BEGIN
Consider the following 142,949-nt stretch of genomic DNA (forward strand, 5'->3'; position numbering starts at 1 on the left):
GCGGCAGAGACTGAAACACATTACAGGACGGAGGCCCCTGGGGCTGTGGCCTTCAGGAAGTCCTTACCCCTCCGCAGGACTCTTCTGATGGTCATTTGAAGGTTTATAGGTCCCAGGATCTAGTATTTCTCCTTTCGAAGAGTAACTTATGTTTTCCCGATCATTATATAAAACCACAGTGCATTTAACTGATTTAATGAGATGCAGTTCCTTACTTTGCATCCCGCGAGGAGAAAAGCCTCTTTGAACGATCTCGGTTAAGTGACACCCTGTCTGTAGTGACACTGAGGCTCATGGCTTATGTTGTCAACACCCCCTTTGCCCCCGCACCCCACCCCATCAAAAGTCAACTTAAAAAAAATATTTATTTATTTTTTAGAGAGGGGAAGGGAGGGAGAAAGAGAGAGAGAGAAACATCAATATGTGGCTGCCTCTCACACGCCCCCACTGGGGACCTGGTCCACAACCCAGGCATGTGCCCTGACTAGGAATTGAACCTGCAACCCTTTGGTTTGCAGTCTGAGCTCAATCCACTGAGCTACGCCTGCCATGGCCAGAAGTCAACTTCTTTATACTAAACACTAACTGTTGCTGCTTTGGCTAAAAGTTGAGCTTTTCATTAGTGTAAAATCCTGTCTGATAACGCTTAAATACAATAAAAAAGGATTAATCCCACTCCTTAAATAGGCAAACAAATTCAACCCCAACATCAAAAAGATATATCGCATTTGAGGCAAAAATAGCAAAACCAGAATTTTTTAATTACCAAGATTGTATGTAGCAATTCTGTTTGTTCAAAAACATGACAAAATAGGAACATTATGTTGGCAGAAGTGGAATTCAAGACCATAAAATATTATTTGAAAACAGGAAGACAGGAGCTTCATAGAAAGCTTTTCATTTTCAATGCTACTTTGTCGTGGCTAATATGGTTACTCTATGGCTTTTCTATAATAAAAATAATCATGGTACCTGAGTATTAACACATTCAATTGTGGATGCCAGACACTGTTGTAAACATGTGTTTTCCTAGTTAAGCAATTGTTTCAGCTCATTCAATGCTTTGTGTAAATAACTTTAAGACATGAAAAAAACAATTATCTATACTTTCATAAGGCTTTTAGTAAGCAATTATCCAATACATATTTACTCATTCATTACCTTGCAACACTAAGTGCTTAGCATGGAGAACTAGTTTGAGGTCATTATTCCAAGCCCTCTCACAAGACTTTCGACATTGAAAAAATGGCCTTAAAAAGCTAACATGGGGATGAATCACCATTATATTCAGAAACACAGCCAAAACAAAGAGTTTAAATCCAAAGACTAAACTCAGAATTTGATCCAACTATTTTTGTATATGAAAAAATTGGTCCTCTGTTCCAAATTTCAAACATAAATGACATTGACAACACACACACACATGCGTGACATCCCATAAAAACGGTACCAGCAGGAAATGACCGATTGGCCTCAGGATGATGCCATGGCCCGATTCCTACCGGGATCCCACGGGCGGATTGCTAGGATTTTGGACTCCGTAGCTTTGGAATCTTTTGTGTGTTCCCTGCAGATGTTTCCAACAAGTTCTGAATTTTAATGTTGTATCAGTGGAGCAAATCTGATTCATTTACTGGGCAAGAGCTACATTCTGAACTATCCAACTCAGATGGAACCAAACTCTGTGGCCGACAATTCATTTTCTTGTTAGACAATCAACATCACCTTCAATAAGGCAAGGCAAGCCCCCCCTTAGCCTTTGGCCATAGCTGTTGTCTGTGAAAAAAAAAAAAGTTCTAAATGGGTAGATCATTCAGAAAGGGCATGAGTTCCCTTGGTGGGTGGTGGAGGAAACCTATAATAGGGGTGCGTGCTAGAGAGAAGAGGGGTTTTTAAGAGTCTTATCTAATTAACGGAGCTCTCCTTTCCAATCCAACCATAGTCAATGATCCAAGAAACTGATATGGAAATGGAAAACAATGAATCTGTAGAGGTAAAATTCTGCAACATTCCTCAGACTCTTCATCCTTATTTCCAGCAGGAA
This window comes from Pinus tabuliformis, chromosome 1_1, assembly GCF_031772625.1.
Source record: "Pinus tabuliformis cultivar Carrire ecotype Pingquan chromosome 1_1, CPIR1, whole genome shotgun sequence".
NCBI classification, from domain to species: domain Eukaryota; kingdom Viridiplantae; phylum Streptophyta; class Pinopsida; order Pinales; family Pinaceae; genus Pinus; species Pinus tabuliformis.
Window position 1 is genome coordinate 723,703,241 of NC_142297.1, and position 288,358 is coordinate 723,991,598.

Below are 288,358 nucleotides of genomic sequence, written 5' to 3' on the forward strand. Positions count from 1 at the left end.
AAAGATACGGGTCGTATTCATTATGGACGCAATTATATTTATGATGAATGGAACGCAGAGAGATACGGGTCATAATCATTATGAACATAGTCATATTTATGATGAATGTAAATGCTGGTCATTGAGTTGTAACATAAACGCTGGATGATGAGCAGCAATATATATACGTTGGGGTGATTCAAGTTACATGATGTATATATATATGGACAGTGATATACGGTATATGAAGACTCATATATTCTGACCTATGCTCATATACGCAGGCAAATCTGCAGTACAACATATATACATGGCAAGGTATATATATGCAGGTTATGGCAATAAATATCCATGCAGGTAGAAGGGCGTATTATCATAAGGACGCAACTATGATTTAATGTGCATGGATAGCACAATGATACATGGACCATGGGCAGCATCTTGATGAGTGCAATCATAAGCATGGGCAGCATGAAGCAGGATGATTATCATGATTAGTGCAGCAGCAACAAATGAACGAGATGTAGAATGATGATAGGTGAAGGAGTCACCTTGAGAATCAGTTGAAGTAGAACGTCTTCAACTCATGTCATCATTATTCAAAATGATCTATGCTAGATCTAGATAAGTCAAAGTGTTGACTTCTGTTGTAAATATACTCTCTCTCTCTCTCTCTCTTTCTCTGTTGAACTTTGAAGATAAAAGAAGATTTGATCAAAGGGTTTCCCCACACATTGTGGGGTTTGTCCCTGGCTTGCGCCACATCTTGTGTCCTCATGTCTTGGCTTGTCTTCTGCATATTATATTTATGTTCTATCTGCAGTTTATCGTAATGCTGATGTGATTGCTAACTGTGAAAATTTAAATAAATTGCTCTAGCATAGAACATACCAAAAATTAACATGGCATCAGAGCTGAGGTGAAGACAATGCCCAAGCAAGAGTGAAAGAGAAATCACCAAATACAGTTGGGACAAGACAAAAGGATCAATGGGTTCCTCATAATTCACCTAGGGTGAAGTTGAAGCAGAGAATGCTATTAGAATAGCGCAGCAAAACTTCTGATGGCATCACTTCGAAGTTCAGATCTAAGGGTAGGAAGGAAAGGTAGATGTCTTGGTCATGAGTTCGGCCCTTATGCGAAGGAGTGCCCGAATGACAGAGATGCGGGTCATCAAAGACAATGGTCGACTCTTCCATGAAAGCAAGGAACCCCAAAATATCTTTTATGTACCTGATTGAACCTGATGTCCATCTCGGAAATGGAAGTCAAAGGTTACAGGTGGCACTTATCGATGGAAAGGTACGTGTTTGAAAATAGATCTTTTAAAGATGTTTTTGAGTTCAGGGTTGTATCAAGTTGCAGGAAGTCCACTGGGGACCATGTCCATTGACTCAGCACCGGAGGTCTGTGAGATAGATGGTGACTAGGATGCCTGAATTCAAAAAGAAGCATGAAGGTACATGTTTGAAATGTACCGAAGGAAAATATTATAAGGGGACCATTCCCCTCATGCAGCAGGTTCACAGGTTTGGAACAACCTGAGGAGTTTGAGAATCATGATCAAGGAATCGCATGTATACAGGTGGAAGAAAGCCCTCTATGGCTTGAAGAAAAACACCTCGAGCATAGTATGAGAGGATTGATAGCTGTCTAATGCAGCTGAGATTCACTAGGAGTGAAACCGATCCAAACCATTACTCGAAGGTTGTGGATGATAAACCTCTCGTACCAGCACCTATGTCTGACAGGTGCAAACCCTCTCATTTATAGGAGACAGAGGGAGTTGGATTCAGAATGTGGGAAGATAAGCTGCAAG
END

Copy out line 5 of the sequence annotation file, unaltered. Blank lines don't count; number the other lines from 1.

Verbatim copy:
NCBI classification, from domain to species: domain Eukaryota; kingdom Viridiplantae; phylum Streptophyta; class Pinopsida; order Pinales; family Pinaceae; genus Pinus; species Pinus tabuliformis.